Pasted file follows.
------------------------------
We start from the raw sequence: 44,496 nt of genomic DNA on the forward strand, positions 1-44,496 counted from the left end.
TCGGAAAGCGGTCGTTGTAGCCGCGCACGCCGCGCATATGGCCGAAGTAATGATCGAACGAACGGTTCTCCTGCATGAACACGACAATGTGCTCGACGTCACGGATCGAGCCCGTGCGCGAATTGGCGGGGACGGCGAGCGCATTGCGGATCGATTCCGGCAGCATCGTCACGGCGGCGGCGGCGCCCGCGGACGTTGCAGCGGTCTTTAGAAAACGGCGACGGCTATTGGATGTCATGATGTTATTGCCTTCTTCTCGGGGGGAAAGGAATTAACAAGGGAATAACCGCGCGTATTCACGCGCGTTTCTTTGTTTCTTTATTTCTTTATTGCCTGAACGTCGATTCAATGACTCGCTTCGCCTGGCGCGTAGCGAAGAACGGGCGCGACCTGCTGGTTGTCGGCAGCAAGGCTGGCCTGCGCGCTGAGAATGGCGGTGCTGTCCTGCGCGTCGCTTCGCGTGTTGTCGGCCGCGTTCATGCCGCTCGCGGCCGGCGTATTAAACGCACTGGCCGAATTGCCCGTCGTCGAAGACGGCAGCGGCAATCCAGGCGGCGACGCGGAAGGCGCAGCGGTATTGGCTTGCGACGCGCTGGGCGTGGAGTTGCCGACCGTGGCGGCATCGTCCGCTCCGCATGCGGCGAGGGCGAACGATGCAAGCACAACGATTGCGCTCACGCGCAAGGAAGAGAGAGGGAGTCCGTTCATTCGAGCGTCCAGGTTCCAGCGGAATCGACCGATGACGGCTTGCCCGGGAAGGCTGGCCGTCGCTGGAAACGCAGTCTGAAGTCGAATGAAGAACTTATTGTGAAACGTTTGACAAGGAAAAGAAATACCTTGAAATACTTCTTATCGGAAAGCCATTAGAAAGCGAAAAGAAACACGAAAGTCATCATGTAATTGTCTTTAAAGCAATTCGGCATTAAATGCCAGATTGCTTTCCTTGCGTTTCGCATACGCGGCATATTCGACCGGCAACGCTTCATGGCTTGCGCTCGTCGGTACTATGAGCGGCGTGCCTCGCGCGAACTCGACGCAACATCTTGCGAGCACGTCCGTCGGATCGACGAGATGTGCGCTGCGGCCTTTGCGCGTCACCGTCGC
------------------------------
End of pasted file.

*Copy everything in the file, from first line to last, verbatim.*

We start from the raw sequence: 44,496 nt of genomic DNA on the forward strand, positions 1-44,496 counted from the left end.
TCGGAAAGCGGTCGTTGTAGCCGCGCACGCCGCGCATATGGCCGAAGTAATGATCGAACGAACGGTTCTCCTGCATGAACACGACAATGTGCTCGACGTCACGGATCGAGCCCGTGCGCGAATTGGCGGGGACGGCGAGCGCATTGCGGATCGATTCCGGCAGCATCGTCACGGCGGCGGCGGCGCCCGCGGACGTTGCAGCGGTCTTTAGAAAACGGCGACGGCTATTGGATGTCATGATGTTATTGCCTTCTTCTCGGGGGGAAAGGAATTAACAAGGGAATAACCGCGCGTATTCACGCGCGTTTCTTTGTTTCTTTATTTCTTTATTGCCTGAACGTCGATTCAATGACTCGCTTCGCCTGGCGCGTAGCGAAGAACGGGCGCGACCTGCTGGTTGTCGGCAGCAAGGCTGGCCTGCGCGCTGAGAATGGCGGTGCTGTCCTGCGCGTCGCTTCGCGTGTTGTCGGCCGCGTTCATGCCGCTCGCGGCCGGCGTATTAAACGCACTGGCCGAATTGCCCGTCGTCGAAGACGGCAGCGGCAATCCAGGCGGCGACGCGGAAGGCGCAGCGGTATTGGCTTGCGACGCGCTGGGCGTGGAGTTGCCGACCGTGGCGGCATCGTCCGCTCCGCATGCGGCGAGGGCGAACGATGCAAGCACAACGATTGCGCTCACGCGCAAGGAAGAGAGAGGGAGTCCGTTCATTCGAGCGTCCAGGTTCCAGCGGAATCGACCGATGACGGCTTGCCCGGGAAGGCTGGCCGTCGCTGGAAACGCAGTCTGAAGTCGAATGAAGAACTTATTGTGAAACGTTTGACAAGGAAAAGAAATACCTTGAAATACTTCTTATCGGAAAGCCATTAGAAAGCGAAAAGAAACACGAAAGTCATCATGTAATTGTCTTTAAAGCAATTCGGCATTAAATGCCAGATTGCTTTCCTTGCGTTTCGCATACGCGGCATATTCGACCGGCAACGCTTCATGGCTTGCGCTCGTCGGTACTATGAGCGGCGTGCCTCGCGCGAACTCGACGCAACATCTTGCGAGCACGTCCGTCGGATCGACGAGATGTGCGCTGCGGCCTTTGCGCGTCACCGTCGC